Lawsuit Dive-Gear Sales To Libyan Militants
A diver who was with famed Canadian documentary filmmaker Rob Stewart when Stewart slipped beneath the waves Jan. 31 after ascending from a deep-water dive off Islamorada — and was found dead three days later — is a defendant in a bizarre lawsuit with his former business partner in which he’s accused of selling military-grade scuba gear to a Libyan militant last August.
Peter Sotis, a well-known name in the rebreather diving community, is being sued by Shawn Robotka, a Key Largo man who owns 20 percent of one of Sotis’ businesses called Kaizen International Solutions LLC. Robotka wants a judge to liquidate Kaizen’s assets and grant an injunction preventing Sotis from continuing to operate the business.
Among other arguments, Robotka’s attorneys wrote in a Dec. 22, 2016, complaint filed in Broward County Circuit Court that Sotis sold rebreather and underwater propulsion equipment to a client in Libya. Robotka argues that violates federal law and subjects him and Kaizen Solutions to liability. Robotka’s attorneys state in the complaint that the sale in August 2016 was executed after federal agents with the U.S. Department of Commerce, Homeland Security and FBI cautioned the transaction was against the law.
It’s unclear whether that sale actually happened or if Sotis is under any sort of investigation. His attorney, Raymond Robin, said he doesn’t know.
“They’re the ones claiming it, so I would ask them,” Robin said of Robotka’s attorneys, Robert Bernstein and John Annesser. Bernstein and Annesser declined comment.
“Unfortunately, as our case is ongoing, we cannot offer any comment at this time,” Annesser said.
In a Feb. 21 filing in court responding to Sotis’ counsel’s request for specific documents related to Robotka’s accusation of the sale to Libya, however, Bernstein wrote “any such documents cannot be produced so as not to interfere with ongoing federal investigations.”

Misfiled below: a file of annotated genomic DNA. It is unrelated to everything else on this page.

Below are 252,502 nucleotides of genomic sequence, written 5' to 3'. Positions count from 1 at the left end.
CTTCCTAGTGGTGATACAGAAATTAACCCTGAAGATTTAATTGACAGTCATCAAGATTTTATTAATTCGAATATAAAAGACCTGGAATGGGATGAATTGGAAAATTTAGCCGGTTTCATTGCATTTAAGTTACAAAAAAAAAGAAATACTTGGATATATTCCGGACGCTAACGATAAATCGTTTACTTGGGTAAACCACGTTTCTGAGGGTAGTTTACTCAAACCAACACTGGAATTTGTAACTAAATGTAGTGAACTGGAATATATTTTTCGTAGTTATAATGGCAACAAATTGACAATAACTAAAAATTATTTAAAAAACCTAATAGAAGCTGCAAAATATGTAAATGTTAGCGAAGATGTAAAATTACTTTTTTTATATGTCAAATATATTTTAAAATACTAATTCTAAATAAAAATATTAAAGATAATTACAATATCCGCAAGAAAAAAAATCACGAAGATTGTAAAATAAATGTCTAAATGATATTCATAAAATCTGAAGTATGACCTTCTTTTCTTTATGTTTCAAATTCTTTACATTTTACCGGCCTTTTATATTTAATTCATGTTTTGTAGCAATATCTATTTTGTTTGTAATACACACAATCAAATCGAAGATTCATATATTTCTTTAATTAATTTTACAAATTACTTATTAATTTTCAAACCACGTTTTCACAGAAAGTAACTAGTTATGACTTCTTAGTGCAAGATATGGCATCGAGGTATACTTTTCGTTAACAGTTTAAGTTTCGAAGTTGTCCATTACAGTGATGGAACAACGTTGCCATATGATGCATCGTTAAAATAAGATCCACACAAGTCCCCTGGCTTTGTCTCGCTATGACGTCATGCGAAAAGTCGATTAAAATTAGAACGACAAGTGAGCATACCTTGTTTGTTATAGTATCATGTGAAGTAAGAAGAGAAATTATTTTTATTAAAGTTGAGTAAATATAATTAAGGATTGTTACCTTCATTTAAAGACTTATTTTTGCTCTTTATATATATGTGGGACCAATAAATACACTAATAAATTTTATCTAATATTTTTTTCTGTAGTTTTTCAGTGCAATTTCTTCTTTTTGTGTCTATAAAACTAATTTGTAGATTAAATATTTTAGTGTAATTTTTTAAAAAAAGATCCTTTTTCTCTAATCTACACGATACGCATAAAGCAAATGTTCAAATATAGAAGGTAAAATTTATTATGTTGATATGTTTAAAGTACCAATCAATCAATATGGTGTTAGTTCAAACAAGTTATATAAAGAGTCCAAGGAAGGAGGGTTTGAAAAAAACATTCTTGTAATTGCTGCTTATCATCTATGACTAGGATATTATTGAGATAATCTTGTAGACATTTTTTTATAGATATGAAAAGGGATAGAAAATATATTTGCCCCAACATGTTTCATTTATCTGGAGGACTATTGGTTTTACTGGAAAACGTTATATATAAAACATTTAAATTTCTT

James Marshall, an FBI spokesman, responded that it’s “FBI policy to neither confirm nor deny the existence of an investigation.”
Robin filed a counter claim in Broward County Circuit Court, accusing Robotka of emptying the bank accounts of Kaizen and several other businesses Sotis owns, taking $102,972 on Dec. 21, one day before he filed his lawsuit against Sotis.
Sotis trained Rob Stewart, a Canadian conservationist who made underwater documentaries about sharks, on rebreathing devices many divers use on deep descents. Rebreathers circulate a diver’s air, scrubbing the carbon dioxide, which allows them to stay underwater longer. The gear also does not produce bubbles that scare fish. But the complex devices also can be more dangerous than conventional compressed-air tanks.
Stewart, 37, and Sotis were using rebreathers when they were diving in more than 220 feet of water on the Queen of Nassau wreck about 6 miles from Alligator Reef off Islamorada Jan. 31 while filming the latest installment of Stewart’s “Sharkwater” documentary series about shark conservation.
Sotis surfaced first and showed signs of breathing difficulties. Initial reports said he lost consciousness, but he denied this in a posting on the Facebook page of one of his companies, Add Helium. Crew members on the Pisces dive boat administered oxygen to Sotis. When they turned around to retrieve Stewart, he was gone. Sotis did not respond to request for comment on the incident sent to him in February and an attempt to contact him this week was not successful.
A massive three-day, 6,000-square-mile search was conducted for Stewart that included numerous assets from the U.S. Coast Guard, Navy, Customs and Border Protection, Monroe County Sheriff’s Office, Florida Fish and Wildlife Conservation Commission and the Key Largo Volunteer Fire Department’s dive team. When the official search was called off late Friday afternoon, Feb. 3, Key Largo divers, using an remotely operated underwater vehicle, found Stewart’s body 200-plus feet down on the ocean floor, about 300 feet from where he was last seen on the surface.